12. Uzuki Shimamura- Why do idol anime have to have a super girly, clumsy, and entirely uninteresting main character? She’s basically the exact same as Honoka. A “let’s do it everyone” attitude may be inspiring to younger girls, but to me, is way overdone and doesn’t create a compelling lead.
11. Kirari Moroboshi- Super tall and super unexciting.
10. Miria Akagi- The youngest girl. She’s cute but not very entertaining.
9. Minami Nitta- Neither here nor there. She’s just boring.
8. Rin Shibuya- She started pretty great but gradually became another bland character with little emotion. The hesitance to be an idol is quickly forgotten and she becomes the straight man.
7. Mio Honda- Her drama portion was shit, but her character isn’t bad. She’s preppy and tomboyish. The best of the main three by a longshot.
6. Rina Tada- Rina’s a rocker girl who wears typical British-punk clothes and has a collection of head phones. She’s obsessed with rock and trying to be a rocker. While not the most developed girl, nor the most exciting, she is fun.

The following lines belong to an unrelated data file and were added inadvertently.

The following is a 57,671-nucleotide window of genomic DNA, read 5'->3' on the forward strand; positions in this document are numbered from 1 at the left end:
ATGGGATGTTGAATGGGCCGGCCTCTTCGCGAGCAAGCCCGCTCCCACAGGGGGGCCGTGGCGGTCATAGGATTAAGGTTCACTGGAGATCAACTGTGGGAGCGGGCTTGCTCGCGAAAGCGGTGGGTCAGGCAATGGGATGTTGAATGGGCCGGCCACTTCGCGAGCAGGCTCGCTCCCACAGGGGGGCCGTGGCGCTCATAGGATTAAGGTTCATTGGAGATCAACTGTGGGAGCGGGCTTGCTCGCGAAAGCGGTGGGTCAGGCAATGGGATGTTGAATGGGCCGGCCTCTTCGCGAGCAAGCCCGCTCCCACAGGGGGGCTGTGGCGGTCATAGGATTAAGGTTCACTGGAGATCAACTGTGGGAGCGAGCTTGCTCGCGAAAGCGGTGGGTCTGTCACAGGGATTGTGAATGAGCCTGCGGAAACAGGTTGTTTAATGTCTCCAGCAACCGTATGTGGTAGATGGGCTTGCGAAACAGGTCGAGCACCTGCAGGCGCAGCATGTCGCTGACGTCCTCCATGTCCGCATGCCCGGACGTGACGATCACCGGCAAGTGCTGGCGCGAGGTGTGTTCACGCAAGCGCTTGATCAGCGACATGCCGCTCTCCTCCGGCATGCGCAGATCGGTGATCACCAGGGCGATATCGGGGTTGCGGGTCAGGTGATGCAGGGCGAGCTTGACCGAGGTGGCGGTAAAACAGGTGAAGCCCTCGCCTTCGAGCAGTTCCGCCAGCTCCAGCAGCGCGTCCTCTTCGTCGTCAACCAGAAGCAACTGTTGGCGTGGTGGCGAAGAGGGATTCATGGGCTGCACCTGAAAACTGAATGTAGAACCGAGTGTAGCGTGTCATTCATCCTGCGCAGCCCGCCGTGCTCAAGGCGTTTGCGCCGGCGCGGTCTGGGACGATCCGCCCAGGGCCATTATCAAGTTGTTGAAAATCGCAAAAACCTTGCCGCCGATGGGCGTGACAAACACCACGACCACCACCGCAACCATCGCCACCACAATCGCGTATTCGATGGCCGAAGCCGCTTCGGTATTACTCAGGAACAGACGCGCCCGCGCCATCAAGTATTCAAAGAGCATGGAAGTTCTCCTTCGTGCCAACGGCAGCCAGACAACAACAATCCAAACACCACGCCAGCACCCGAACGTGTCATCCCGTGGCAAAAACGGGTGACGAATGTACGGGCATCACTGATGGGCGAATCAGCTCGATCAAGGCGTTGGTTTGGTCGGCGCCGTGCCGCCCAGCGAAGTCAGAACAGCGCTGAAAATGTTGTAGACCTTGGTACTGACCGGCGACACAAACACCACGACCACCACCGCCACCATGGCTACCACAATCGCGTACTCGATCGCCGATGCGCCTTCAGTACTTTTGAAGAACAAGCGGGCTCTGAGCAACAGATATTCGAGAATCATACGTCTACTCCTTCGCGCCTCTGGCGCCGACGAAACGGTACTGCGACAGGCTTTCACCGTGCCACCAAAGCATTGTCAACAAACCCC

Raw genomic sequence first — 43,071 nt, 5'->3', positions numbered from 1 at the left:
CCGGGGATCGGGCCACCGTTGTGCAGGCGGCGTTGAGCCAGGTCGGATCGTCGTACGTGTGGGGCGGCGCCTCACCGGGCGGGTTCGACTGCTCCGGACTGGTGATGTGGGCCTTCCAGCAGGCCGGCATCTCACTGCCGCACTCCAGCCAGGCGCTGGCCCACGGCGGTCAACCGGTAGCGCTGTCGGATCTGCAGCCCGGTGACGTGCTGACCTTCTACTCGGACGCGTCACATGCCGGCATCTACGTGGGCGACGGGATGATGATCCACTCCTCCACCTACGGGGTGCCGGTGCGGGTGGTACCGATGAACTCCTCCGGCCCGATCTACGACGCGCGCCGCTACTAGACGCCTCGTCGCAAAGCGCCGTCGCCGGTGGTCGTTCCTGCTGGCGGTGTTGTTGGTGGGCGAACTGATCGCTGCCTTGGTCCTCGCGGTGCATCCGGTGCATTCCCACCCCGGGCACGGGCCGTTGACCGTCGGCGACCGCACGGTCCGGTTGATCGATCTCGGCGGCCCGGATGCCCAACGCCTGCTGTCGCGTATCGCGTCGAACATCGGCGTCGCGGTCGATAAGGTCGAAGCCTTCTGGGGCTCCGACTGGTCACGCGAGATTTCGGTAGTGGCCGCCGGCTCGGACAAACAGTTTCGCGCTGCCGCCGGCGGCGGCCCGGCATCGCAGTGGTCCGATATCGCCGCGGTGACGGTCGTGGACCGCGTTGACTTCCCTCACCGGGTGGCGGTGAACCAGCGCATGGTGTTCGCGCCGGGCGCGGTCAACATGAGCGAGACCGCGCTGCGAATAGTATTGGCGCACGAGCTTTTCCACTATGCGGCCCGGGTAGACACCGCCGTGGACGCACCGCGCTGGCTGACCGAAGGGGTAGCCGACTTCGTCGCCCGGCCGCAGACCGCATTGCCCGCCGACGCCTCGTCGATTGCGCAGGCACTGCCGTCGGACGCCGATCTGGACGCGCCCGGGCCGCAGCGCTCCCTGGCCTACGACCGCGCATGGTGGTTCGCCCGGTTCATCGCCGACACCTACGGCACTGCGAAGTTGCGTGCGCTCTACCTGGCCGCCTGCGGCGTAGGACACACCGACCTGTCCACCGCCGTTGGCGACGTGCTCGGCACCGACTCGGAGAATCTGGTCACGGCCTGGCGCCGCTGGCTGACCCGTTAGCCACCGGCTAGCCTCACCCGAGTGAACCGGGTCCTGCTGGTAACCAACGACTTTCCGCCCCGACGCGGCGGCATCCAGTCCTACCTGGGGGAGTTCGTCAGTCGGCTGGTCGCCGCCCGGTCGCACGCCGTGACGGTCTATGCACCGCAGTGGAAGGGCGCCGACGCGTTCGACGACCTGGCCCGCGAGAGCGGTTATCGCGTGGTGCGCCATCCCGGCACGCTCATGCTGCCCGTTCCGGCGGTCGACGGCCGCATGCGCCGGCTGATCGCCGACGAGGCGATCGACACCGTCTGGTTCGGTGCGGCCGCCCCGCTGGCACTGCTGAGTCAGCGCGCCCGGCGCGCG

5. Anzu Futaba- A seventeen year old who looks like the youngest girl in the show, she’s a NEET with very little ambition. Her portions, at first, aren’t that great but she grew on me as the show continued and some of the funnier moments of the latter half came from her.
4. Rika Jougasaki- The kid sister of popular idol Mika, she’s trying to emulate her sister however she can. She’s one of the most fun characters of the show.
3. Anastasia- A Russian girl who is still learning to speak Japanese, Anastasia is really freaking adorable. She enjoys looking at stars and that’s about as much as we get of her. But what we did get I enjoyed. I loved her.
2. Mika Jougasaki- A very caring big sister who is also the most popular idol who gets any screen time, Mika is really fucking hot. She loves looking sexy and being the center of attention but wants the best for the new idols. Not the most solid character but one of the most memorable.